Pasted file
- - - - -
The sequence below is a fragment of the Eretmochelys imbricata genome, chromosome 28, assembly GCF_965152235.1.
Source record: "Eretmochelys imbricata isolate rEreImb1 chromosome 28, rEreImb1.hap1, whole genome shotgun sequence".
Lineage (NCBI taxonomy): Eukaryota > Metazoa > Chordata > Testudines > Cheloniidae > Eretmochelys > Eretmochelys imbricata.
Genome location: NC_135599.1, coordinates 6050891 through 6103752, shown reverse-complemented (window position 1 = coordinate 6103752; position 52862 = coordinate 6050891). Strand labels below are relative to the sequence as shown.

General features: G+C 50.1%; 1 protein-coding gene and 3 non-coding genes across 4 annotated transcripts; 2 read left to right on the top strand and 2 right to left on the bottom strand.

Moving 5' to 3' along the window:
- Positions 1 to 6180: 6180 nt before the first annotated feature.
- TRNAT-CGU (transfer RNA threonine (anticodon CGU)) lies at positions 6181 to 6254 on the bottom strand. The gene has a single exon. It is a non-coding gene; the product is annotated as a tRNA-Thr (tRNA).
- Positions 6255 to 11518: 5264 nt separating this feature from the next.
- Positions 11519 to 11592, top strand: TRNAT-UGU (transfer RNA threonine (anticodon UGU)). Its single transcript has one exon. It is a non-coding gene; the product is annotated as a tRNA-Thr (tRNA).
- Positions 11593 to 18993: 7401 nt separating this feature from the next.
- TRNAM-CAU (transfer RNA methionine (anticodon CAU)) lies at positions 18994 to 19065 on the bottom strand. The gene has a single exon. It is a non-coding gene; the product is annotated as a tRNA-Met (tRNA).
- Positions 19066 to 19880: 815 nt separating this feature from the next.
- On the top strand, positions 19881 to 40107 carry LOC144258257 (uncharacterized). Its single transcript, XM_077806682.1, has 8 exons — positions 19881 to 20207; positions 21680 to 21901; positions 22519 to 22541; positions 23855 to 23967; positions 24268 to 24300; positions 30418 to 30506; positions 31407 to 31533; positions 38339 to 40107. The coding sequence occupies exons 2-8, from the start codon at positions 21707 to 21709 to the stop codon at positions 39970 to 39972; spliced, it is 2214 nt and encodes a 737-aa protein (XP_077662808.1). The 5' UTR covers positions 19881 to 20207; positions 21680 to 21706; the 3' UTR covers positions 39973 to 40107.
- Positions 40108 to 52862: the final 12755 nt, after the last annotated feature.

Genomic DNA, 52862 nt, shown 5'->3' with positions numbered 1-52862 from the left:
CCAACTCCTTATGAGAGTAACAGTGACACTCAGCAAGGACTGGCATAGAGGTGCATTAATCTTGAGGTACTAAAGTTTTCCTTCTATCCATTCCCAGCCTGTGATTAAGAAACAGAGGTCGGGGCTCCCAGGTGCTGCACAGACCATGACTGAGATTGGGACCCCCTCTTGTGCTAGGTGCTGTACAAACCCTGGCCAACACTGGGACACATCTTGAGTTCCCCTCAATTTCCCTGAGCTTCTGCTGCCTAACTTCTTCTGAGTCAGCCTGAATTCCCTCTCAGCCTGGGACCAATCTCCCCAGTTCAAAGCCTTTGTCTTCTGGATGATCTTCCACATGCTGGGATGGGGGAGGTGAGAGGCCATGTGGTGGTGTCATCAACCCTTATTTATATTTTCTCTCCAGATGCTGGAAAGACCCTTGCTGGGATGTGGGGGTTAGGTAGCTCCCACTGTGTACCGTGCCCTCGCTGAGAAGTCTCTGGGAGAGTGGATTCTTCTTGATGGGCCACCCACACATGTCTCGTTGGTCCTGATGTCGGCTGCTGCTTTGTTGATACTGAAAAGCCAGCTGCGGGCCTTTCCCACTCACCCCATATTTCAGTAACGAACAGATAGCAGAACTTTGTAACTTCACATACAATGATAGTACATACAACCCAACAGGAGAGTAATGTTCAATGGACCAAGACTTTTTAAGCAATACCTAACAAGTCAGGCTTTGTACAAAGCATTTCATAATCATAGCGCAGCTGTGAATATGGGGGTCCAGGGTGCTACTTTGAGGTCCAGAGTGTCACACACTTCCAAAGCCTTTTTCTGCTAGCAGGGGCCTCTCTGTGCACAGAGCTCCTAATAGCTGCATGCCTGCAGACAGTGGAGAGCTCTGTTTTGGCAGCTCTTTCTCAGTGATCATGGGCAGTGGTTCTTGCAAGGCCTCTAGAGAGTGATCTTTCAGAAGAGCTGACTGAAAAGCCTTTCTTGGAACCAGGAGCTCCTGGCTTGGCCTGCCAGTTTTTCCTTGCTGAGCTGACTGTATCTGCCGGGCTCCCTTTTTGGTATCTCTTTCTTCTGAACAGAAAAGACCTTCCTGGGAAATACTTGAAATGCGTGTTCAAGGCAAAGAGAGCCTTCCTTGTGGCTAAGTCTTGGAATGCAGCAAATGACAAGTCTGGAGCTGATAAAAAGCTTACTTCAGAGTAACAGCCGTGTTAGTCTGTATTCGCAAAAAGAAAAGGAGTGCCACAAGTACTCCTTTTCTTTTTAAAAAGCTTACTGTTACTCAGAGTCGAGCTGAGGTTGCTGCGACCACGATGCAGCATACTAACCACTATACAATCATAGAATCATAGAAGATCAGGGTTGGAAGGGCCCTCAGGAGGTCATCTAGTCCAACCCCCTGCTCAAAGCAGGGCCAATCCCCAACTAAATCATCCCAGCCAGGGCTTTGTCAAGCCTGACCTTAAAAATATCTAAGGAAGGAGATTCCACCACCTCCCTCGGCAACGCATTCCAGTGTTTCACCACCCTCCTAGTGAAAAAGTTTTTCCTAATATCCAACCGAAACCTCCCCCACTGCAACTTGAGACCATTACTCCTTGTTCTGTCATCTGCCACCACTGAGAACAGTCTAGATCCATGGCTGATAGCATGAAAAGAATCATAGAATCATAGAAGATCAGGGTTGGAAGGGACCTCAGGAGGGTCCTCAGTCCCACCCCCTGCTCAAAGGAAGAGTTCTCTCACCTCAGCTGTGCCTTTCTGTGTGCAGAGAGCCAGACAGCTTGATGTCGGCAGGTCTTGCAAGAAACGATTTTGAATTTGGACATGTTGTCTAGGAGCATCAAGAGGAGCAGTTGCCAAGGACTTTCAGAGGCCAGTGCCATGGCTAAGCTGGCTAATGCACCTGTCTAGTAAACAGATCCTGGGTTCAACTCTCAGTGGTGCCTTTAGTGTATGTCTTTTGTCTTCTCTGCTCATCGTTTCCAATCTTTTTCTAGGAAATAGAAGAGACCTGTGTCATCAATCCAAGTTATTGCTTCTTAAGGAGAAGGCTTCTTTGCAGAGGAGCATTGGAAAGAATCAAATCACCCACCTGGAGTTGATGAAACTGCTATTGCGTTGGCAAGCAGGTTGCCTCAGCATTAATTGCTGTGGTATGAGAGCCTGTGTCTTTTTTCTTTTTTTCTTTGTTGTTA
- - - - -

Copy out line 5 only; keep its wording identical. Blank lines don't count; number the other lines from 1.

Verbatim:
General features: G+C 50.1%; 1 protein-coding gene and 3 non-coding genes across 4 annotated transcripts; 2 read left to right on the top strand and 2 right to left on the bottom strand.